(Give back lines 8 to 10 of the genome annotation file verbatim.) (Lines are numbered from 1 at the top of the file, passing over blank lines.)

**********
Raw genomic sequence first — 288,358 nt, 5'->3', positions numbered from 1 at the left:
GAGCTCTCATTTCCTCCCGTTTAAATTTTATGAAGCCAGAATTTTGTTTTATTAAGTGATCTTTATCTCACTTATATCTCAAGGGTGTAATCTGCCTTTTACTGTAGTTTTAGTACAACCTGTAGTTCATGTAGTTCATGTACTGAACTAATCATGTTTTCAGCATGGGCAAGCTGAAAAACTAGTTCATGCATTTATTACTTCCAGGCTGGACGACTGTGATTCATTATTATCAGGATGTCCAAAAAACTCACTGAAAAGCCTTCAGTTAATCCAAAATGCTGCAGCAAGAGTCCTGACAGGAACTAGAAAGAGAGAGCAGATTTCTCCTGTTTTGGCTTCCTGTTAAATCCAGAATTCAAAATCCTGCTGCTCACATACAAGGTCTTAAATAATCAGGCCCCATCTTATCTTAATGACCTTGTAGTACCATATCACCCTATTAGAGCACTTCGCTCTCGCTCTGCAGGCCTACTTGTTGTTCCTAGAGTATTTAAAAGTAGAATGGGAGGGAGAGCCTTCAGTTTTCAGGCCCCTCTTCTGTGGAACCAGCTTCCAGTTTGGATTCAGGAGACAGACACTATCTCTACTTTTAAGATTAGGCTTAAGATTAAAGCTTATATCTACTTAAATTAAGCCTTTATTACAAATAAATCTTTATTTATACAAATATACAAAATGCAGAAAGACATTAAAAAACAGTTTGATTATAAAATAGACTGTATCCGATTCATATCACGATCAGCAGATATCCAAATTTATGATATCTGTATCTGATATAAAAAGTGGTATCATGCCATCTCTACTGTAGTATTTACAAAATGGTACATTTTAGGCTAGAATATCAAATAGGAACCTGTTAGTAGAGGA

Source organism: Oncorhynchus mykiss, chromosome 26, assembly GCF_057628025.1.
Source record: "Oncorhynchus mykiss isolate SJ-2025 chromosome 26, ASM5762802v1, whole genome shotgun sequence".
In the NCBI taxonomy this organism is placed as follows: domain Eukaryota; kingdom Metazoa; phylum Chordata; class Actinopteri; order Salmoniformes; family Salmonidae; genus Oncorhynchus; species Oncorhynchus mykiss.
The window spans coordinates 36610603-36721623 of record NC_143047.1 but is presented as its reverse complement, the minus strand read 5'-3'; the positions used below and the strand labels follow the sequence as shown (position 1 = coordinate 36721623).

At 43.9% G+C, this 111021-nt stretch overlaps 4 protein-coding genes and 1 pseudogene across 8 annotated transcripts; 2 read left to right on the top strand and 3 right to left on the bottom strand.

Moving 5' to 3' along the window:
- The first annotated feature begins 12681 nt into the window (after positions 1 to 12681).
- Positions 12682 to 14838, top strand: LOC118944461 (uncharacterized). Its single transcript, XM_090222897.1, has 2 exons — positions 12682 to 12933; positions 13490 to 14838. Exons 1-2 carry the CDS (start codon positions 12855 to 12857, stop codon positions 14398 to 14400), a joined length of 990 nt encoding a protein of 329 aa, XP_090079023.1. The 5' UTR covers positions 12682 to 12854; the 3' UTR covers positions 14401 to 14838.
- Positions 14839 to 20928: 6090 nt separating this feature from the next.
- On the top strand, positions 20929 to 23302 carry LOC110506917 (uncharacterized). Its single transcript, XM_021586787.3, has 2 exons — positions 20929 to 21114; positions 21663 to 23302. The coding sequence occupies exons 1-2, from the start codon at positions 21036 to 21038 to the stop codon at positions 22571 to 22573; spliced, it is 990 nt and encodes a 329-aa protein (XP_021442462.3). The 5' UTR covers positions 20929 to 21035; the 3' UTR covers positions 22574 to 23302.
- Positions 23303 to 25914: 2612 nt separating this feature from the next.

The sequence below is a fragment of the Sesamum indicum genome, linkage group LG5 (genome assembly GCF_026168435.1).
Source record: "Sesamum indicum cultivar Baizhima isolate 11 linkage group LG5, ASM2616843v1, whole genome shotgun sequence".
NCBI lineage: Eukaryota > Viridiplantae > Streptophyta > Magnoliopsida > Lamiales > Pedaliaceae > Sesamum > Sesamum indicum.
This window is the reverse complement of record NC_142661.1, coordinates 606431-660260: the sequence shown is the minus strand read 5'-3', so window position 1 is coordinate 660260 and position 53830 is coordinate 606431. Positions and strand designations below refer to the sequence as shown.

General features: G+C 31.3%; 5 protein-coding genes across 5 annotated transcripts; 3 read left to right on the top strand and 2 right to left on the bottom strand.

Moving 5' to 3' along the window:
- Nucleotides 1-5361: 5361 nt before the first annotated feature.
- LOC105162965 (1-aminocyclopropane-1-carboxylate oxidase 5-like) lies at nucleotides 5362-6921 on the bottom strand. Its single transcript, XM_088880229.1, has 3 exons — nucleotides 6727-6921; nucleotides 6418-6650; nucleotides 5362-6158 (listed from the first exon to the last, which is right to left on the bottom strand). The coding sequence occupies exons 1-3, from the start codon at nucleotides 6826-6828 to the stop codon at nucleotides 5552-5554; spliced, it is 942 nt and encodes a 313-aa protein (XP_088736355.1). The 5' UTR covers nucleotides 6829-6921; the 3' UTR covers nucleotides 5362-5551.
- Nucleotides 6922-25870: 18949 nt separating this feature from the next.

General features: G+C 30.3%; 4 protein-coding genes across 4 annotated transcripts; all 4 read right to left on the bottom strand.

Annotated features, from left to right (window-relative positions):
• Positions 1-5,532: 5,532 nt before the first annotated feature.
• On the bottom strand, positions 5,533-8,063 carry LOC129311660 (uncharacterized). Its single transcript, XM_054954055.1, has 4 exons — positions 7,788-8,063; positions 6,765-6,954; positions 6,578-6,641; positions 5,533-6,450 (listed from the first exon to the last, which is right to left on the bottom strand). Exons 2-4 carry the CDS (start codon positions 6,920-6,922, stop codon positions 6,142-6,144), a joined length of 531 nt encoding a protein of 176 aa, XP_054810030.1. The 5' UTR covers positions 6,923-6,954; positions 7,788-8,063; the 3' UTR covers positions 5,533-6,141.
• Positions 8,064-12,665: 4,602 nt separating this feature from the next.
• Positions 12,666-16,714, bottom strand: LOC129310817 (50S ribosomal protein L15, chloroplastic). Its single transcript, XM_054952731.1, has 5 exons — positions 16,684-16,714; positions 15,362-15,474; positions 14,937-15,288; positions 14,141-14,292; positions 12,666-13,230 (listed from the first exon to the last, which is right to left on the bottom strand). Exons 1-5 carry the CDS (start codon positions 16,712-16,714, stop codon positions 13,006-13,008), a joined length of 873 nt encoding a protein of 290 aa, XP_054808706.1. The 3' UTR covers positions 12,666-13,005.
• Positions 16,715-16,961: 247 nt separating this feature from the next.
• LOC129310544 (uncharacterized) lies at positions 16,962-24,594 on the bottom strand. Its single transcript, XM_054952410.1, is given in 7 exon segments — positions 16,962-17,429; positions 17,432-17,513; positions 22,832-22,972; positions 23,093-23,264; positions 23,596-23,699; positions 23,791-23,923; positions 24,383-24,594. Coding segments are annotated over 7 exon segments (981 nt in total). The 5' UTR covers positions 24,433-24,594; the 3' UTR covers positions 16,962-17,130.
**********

Moving 5' to 3' along the window:
- The first annotated feature begins 12681 nt into the window (after positions 1 to 12681).
- Positions 12682 to 14838, top strand: LOC118944461 (uncharacterized). Its single transcript, XM_090222897.1, has 2 exons — positions 12682 to 12933; positions 13490 to 14838. Exons 1-2 carry the CDS (start codon positions 12855 to 12857, stop codon positions 14398 to 14400), a joined length of 990 nt encoding a protein of 329 aa, XP_090079023.1. The 5' UTR covers positions 12682 to 12854; the 3' UTR covers positions 14401 to 14838.